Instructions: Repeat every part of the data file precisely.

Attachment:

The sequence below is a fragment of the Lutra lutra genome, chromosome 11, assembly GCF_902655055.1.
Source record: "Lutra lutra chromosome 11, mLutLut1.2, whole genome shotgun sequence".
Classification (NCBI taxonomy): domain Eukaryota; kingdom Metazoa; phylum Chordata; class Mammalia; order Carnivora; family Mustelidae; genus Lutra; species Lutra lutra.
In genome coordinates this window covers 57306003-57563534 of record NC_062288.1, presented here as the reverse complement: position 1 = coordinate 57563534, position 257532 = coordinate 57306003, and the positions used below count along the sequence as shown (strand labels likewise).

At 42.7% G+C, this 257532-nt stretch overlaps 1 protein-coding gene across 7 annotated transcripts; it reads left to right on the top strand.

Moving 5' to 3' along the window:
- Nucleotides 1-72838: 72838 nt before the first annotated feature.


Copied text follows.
The sequence below is a fragment of the Lutra lutra genome, chromosome 11, assembly GCF_902655055.1.
Source record: "Lutra lutra chromosome 11, mLutLut1.2, whole genome shotgun sequence".
Classification (NCBI taxonomy): domain Eukaryota; kingdom Metazoa; phylum Chordata; class Mammalia; order Carnivora; family Mustelidae; genus Lutra; species Lutra lutra.
In genome coordinates this window covers 57306003-57563534 of record NC_062288.1, presented here as the reverse complement: position 1 = coordinate 57563534, position 257532 = coordinate 57306003, and the positions used below count along the sequence as shown (strand labels likewise).

At 42.7% G+C, this 257532-nt stretch overlaps 1 protein-coding gene across 7 annotated transcripts; it reads left to right on the top strand.

Moving 5' to 3' along the window:
- Nucleotides 1-72838: 72838 nt before the first annotated feature.